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Marillion - This Strange Engine CD (album) cover





3.42 | 561 ratings

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The Prognaut
Prog Reviewer
3 stars Determinant album to understand most of the changes MARILLION suffered in the years to come regarding its self-committed instrumentation, pure composition and resources implementation. It all started back in 1981 during one of the incessant arguments FISH and Steve Rothery used to hold when the songwriter from Edinburgh wanted drummer Mick POINTER to leave the band and Steve at his turn, wanted him to stay. Changes were made, decisions were taken and the sound of the newly born band started to project differently. Mark KELLY and Peter TREWAVAS joined the band afterwards. And you all know the rest of the story. "This Strange Engine" is in the middle of all those changes experienced, beholding the prog scene quite nervously. Steve HOGARTH decided to "hold" the reins of the band and decided to adventure it to a complete different experimentation by co-writing the lyrics with John HELMER again like when he did on "Afraid of Sunlight", by adding up special features to the musical arrangements like the sound of a saxophone played by Phil TODD on "This Strange Engine" (on HOGARTH's debut album with MARILLION, "Seasons End"; they used the sax for the first time and was played by Phil as well), an intrepid almost disturbing trumpet on "Hope for the Future" and the depurated sound of this three-stringed triangular musical device, that closely appeals to a lute; used in Russia when executing popular music named balalaika (marvelously played by Tim PERKINS on "Estonia") and by daring to sing in a more pop rock vein. At least, the music composed in here claimed to do so.

September 27th, 1997. That was the first time I ever listened to anything regarding the "This Strange Engine" experience. MARILLION was touring North America under the self-titled recently released album, and that day, the band commanded by Kendal's "favorite" presented its show at one of the most important stages in Mexico City. Obviously, I was supposed to attend since I did the same thing back in 1994 and I kept repeating myself "this is gonna be way too much better than the last time". Well, I was mistaken. Everything started to go wrong when Steve HOGARTH started to dramatize FISH's work throughout the microphone by singing some of his works from the past ("Garden Party", "Kayleigh" and "Forgotten Sons" to be more precise) and when approaching to the end of the show, when he drowned the remains of his voice that night in a sea of confusion and deceit when attempted to sing a couple of "the new songs". To be perfectly honest at this point, I didn't pay that much attention to the "new recordings" and decided to give it another try in the quietness of my home. When playing the CD for the first time, I just couldn't wait for the next song to twang off when I pulled it out the stereo. It took me severe sessions of constant listening to this album to perceive the bright side or whatever.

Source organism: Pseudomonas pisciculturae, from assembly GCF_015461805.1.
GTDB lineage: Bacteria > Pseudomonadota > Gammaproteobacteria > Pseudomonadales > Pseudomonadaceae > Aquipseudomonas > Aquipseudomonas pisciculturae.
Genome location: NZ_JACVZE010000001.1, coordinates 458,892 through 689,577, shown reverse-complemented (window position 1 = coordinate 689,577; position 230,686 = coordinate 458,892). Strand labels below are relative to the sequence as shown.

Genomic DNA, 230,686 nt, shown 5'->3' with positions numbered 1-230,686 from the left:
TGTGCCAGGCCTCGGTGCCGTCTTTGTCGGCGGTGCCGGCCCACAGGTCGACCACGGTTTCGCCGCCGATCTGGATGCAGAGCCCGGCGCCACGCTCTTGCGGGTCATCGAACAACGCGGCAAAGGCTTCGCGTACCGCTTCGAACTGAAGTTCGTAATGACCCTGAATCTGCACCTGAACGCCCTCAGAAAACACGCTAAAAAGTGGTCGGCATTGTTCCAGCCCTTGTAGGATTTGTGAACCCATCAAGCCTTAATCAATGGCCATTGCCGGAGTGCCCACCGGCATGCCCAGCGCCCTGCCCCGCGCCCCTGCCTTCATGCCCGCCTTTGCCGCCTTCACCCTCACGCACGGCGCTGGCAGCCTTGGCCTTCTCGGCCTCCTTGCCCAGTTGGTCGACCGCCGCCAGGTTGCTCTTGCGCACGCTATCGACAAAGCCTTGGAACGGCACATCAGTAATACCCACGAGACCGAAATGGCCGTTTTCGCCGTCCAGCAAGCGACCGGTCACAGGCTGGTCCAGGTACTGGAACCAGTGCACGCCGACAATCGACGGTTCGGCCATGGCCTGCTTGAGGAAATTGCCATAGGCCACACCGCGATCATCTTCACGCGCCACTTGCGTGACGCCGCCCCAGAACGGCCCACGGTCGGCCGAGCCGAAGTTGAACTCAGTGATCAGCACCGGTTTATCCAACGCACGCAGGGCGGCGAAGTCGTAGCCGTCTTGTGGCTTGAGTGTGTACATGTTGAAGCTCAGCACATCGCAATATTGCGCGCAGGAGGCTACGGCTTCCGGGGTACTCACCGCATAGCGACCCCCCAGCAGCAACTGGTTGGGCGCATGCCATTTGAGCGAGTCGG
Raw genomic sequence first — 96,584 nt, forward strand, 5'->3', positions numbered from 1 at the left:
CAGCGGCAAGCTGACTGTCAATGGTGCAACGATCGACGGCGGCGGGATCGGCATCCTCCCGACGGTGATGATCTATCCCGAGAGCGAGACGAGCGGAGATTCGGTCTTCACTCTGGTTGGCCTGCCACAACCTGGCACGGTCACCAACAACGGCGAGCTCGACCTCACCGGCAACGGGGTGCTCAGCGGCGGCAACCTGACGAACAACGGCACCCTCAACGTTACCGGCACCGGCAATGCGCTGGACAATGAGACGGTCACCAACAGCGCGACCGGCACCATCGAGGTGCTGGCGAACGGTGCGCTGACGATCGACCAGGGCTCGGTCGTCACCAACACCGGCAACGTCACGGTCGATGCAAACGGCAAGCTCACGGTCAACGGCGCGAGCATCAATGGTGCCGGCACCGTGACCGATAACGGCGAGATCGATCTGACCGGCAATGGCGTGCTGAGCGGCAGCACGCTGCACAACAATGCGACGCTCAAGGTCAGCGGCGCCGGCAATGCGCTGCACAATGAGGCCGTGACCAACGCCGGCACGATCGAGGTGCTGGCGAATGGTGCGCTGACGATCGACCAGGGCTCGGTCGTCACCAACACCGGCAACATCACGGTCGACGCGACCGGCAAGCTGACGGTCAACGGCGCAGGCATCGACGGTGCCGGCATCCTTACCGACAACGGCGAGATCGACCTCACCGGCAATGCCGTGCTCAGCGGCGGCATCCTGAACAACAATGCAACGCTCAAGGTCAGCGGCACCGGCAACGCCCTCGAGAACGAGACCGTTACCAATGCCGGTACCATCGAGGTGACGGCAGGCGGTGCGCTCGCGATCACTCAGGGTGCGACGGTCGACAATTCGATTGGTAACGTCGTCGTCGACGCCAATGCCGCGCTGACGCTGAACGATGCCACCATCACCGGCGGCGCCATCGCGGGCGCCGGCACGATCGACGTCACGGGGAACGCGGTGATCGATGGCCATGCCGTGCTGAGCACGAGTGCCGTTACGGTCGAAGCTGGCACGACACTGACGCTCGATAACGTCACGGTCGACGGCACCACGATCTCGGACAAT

The thing is, I just couldn't stand the band going that "commercial" and "accessible" to anyone's ears. I used to think of MARILLION as this band filled of complexities and musical challenges, I used to look up to them considerably but maybe as to many of you happened, the magic started to disappear right after "Seasons End" and "Holidays in Eden" ("Brave" to the ones who put up with HOGARTH's work all the way there) to me. "This Strange Engine" is truly plain and unsurprising. There are few progressive elements lingering around the album, the MARILLION essence can barely be perceived and the lyricism is quite unreal and insensitive. For instance, there's this song on the album I cannot stand at all and whenever I play the CD, I rather skip forward just to avoid listening to it, that'd be "Hope for the Future". The "progression" (if I may call it such) is irreverent yet unusual in MARILLION, the carnivalesque touch is rather despicable, almost an issue of mockery.

So, to wrap this up already, buy this album at your own risk. Some of you may end up disappointed and worried, some of you may like the turn of fate described in here. It goes from mellow, to crappy in seconds. It drives the way through several unexpected landscapes, but I think in the end you may come up with your own conclusions. (Truth be told, the album lasting doesn't go over the 70 minutes. Around minute 29:35 of "This Strange Engine", you can listen to Steve HOGARTH bursting into laughter along this soft piano music in the background).

The Prognaut | 3/5 |


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